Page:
The next problem you face is how you write the prescriptions for your nurses, since almost no one still hand writes their scripts. Are you going into your hospital’s discharge instruction program and creating data for someone who’s not a patient? The hospital won’t like this. Alternatively, the nurses could be getting you a paper script from the Pyxis in which case they are probably typing a patient’s name and thus linking that prescription to a patient and now they’ve falsified the medical record. Your hospital administration won’t like this either. You can see how both of these scenarios can create issues for the hospital and the nurse. I used to have my own prescription pad and I’m sure many docs still do, but I doubt that most people keep the proper records for every prescription they write for an off-the-books visit.

It goes without saying that because of how controlled substances are tracked, and that penalties for writing controlled substances outside of the patient-physician relationship can be serious, at no time should you be writing for a controlled substance on anyone who isn’t your actual patient.

I’d like to help, but…
Probably not a week goes by that a friend doesn’t ask me a medical question about an acute issue. I usually can reassure them that they’re going to be fine or else I send them to an ED, an urgent care or their PMD. I can’t remember the last script I wrote for anyone. In a non-scientific random survey I conducted of friends and co-workers, most people told me they’ve written prescriptions (usually antibiotics) for family and close friends. Hopefully, they’re keeping the documentation that’s required and calling in the prescription rather than using anything associated with the hospital.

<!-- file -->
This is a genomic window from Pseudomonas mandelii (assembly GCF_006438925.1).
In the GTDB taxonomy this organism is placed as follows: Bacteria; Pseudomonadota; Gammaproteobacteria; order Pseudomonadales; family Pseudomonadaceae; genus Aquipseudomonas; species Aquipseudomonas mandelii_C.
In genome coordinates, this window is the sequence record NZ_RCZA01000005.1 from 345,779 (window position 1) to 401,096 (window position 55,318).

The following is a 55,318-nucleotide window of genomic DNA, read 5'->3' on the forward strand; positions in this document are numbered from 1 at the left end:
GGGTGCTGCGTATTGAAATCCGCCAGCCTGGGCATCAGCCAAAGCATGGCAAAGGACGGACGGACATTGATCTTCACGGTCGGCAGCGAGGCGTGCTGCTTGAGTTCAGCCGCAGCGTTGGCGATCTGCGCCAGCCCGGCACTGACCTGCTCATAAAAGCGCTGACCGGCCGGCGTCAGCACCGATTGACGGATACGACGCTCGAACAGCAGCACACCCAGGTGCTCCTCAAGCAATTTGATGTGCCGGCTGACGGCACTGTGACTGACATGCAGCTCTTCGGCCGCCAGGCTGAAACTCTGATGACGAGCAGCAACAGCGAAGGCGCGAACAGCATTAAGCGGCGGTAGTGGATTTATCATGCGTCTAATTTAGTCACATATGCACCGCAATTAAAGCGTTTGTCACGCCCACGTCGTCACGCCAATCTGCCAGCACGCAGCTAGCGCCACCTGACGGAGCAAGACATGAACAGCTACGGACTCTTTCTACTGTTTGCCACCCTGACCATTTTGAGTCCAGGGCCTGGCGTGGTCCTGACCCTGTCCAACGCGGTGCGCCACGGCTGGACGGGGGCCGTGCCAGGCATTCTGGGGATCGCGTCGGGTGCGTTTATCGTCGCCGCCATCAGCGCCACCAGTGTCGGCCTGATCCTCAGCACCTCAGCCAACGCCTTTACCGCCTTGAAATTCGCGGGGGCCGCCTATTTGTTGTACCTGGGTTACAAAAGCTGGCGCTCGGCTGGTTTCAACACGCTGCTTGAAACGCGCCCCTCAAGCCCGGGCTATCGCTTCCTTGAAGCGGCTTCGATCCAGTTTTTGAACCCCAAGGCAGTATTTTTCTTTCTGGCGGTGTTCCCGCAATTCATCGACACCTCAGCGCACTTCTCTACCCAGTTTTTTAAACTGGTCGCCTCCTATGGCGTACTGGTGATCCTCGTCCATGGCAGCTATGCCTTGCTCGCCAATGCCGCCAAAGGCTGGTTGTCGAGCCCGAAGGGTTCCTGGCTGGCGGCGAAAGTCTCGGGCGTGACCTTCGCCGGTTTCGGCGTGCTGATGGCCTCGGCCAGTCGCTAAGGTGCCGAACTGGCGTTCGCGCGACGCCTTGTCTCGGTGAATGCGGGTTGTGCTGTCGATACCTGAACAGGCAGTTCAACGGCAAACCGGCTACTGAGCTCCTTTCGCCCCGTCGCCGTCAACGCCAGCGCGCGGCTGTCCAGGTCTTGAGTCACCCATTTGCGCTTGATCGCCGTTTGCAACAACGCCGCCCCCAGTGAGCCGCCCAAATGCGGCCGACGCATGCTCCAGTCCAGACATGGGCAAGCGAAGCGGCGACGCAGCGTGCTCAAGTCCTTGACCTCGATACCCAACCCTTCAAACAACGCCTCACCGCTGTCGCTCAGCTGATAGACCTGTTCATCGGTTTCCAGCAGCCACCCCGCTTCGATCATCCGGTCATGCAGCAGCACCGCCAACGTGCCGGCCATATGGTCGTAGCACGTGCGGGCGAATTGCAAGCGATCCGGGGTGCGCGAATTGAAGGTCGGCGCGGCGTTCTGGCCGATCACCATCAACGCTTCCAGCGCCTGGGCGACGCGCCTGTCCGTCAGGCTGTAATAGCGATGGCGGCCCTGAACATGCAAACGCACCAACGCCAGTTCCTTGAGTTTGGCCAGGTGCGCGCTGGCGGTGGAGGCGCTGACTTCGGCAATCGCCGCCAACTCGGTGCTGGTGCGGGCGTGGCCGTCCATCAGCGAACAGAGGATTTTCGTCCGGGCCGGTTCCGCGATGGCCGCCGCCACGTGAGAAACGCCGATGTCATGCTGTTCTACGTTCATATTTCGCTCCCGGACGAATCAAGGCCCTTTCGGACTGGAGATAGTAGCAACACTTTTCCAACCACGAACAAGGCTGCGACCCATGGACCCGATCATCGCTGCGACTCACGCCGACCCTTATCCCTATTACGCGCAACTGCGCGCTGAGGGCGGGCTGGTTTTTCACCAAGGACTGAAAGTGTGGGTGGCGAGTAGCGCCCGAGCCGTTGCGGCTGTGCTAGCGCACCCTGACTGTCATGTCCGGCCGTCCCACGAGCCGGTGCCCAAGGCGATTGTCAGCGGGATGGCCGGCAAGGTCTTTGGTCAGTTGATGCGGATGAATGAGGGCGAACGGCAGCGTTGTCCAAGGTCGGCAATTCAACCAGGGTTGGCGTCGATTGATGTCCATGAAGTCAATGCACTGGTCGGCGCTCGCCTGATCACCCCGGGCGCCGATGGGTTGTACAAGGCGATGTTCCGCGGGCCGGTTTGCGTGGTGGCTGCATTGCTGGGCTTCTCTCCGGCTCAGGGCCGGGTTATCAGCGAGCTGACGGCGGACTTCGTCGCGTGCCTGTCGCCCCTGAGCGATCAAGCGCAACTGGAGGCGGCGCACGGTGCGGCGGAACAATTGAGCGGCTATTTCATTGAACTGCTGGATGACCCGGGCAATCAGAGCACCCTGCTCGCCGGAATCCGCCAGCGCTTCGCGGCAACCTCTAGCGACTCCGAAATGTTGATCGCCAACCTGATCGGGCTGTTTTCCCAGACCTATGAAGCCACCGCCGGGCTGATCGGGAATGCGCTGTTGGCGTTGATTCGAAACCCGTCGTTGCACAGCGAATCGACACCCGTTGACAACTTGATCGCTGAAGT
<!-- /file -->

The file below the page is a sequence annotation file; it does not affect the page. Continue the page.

When we call in a script for a family member, we’re doing so as a physician but also as an individual, away from our ED. When we take care of an ED team member, we do so as a representative of the hospital and our physician group. And that is a big distinction. Our work environment is different than our home life and how we handle a request from a nurse can impact the ED relationship. Our ED team can take great offense if we don’t help them out – as can someone from the C-Suite who is hoping for a free script.

For these reasons, some departments have instituted policies prohibiting prescribing to co-workers outside of the official patient-physician relationship. If the decision is that no one from your group should prescribe to non-patients, the very least that should be done is a joint memo from the medical and nursing directors to everyone who works in the ED saying that it’s not appropriate for people to ask for prescriptions without being a registered patient and that doctors are potentially breaking the law by writing these scripts. The executives in the C-Suite should be CC’d on the email so they don’t ask for favors. On the flip side, the doctors need to be consistent with this practice and not prescribe for co-workers. What we can do is offer to treat the person if they register as a patient and we can offer to write off our physician fee (if your group allows that). You can say something like, “I can’t speak for the hospital fee, but I’d be happy to waive my fee if you register as a patient so that we can properly evaluate and document your visit.”

Conclusion
We went into medicine to help people. It seems so easy to just write the antibiotic prescription when a nurse says she has a UTI and she tells you that she even dipped her own urine. Don’t get me wrong: having the privilege of writing prescriptions is a perk of the profession. However, we need to follow the policies that we’ve agreed to through our board of medicine (appropriate evaluation and documentation), not use hospital equipment for work not involving hospital patients, and be aware of the malpractice risk when we care for people off the books.

ABOUT THE AUTHOR

EXECUTIVE EDITOR Dr. Silverman is Chairman of Emergency Medicine at the Virginia Hospital Center. He also serves as the Chief Performance Officer with Emergency Medicine Associates, a founding partner of Alteon Health. Dr. Silverman’s practical wisdom is available in an easy-to-use reference guide, available on Amazon. Follow on Twitter @drmikesilverman